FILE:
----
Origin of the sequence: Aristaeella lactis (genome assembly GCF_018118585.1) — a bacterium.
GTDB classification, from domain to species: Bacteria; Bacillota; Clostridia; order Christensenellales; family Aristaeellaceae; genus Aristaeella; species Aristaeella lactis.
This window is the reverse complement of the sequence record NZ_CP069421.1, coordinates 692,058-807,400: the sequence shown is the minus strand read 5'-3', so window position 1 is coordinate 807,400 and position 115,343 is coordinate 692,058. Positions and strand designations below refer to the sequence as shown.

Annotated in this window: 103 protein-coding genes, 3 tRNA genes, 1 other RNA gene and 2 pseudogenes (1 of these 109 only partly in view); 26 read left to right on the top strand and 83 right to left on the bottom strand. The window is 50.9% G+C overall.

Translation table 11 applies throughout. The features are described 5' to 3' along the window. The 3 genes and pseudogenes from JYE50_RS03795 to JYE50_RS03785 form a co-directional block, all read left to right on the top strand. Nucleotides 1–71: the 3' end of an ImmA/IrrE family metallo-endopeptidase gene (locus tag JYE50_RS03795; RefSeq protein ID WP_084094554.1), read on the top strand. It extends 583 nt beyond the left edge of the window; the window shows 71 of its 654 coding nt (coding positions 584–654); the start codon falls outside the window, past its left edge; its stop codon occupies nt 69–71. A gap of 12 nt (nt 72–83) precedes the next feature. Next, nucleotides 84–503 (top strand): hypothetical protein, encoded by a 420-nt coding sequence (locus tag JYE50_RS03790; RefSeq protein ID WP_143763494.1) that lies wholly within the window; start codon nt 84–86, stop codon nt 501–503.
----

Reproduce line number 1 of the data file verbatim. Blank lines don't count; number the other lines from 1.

Origin of the sequence: Aristaeella lactis (genome assembly GCF_018118585.1) — a bacterium.